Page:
NFL Schedule and Playoffs Guide

 

After the expansion Houston Texans joined the NFL, the league made some switches to their divisional structure in order to create some symmetry. The Texans were the 32nd team in the league, which enable the NFL to have an even number 16 in both conferences, the AFC and the NFC. 16 in each conference further enabled the NFL to retool the divisions so that there are four divisions in each conference, each with four teams. In each conference, the four divisions are the East, North, West and South, and the teams play (usually) in the division which most suits their geographical location. But how do you figure out the schedule and playoff structure in the NFL?
 
The NFL season consists of 17 weeks, but teams only play 16 games in the regular season. The games themselves are typically played on Sunday afternoons. However, there are also Sunday night games and Monday night games, and occasionally Monday night doubleheaders. On Thanksgiving Day, the NFL always has a few games, which always involve the Detroit Lions and the Dallas Cowboys. Additionally, one Thursday game per week has been added into the late season schedule. Saturday games also take place around Christmas game in order to accommodate the holiday.
 
The extra week is called a bye week, and it can fall at nearly any point in the season (although typically the first several and last several weeks don't have any byes) in order to make the schedule work. While this can be random, the placement of a bye week can actually greatly influence a team's season. If a team's NFL bye week occurs too early in the season, the players don't need the rest as much as they would later. And if a bye week occurs too late for an NFL, it can disrupt the invaluable rhythm and chemistry of a team on a drive to the playoffs.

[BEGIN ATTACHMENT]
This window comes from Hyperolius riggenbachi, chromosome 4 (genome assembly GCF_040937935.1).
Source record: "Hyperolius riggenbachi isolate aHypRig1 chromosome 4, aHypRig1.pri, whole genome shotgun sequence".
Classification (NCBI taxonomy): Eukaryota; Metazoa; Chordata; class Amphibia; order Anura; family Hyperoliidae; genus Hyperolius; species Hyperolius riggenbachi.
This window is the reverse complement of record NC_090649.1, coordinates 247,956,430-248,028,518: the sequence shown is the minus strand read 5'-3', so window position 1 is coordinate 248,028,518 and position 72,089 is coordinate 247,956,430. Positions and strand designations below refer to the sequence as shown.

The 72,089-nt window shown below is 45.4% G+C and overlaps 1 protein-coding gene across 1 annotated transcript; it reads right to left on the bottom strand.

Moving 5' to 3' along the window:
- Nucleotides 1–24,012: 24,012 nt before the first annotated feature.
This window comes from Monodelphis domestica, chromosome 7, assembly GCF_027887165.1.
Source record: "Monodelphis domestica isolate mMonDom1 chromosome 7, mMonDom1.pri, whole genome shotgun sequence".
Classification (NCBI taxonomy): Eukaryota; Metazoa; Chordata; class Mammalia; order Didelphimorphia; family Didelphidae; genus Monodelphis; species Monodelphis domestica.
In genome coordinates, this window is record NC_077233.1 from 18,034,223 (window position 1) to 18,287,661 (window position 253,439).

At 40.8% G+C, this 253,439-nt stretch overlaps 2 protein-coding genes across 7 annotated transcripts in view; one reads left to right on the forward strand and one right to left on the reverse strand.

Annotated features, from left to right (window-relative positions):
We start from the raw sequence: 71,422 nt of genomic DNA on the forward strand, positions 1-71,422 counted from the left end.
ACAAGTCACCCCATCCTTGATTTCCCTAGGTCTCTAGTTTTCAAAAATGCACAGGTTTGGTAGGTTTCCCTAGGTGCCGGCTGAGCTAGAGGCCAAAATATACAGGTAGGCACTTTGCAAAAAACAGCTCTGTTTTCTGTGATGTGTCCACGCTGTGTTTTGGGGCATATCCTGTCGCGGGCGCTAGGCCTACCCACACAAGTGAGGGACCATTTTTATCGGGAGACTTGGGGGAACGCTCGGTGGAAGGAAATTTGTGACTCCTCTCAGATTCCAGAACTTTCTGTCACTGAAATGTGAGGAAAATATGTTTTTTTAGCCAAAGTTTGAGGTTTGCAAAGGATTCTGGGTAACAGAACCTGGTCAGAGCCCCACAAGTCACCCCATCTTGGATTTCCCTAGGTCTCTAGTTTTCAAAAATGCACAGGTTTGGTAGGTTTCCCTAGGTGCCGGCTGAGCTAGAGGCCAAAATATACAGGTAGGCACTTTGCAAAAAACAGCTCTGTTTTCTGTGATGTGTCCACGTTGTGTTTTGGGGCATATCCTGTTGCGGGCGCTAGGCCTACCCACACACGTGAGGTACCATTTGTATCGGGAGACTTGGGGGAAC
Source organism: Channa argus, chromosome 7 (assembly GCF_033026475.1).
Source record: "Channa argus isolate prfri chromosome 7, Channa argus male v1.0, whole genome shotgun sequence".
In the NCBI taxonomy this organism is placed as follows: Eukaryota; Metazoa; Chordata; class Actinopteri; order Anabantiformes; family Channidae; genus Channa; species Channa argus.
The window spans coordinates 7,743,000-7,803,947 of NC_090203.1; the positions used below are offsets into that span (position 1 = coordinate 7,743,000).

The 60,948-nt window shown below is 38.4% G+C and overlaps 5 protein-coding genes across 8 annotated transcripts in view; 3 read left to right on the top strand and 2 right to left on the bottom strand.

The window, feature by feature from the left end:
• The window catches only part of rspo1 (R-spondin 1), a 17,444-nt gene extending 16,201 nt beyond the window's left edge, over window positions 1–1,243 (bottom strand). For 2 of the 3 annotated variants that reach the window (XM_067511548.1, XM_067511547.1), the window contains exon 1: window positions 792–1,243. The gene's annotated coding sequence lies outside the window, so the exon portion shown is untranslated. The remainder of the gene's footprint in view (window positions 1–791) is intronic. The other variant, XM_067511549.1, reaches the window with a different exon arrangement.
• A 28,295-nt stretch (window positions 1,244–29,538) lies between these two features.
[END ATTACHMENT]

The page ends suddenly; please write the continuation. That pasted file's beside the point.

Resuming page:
In order to fully understand the NFL weekly schedule for your team, let's examine the 2008 regular season schedule for the New York Giants. The Giants play in the NFC East, with their rivals, the Dallas Cowboys, the Philadelphia Eagles and the Washington Redskins. All teams within a division play each other two times every season, allowing for one home and one away game. With three other teams besides your own in any division, every NFL team has six division-rivalry games per season.
 
That leaves 10 more games up for grab for the regular season schedule. Each year, every division plays two other divisions, one from their own conference and one from the opposite conference. In 2008, the NFC East plays the NFC West and the AFC North. That means that the Giants end up facing the Seahawks, 49ers, Cardinals and Rams from the NFC West and the Browns, Bengals, Ravens and Steelers from the AFC North. The full slate of two entire divisions takes up the meat of an NFL team's schedule, with eight games, accounting for half the season. All of the divisions are rotated around, so that every NFL team plays every other NFL team a minimum of once every four years.
 
Because the divisions are rotated around, the strength of schedule your favorite team faces largely depends on luck of the draw. Well, that is except for the two remaining games on the schedule. With six games in the division, eight games against two other divisions, you have two games left to fill. Those two opponents will be from the remaining divisions in your own conference.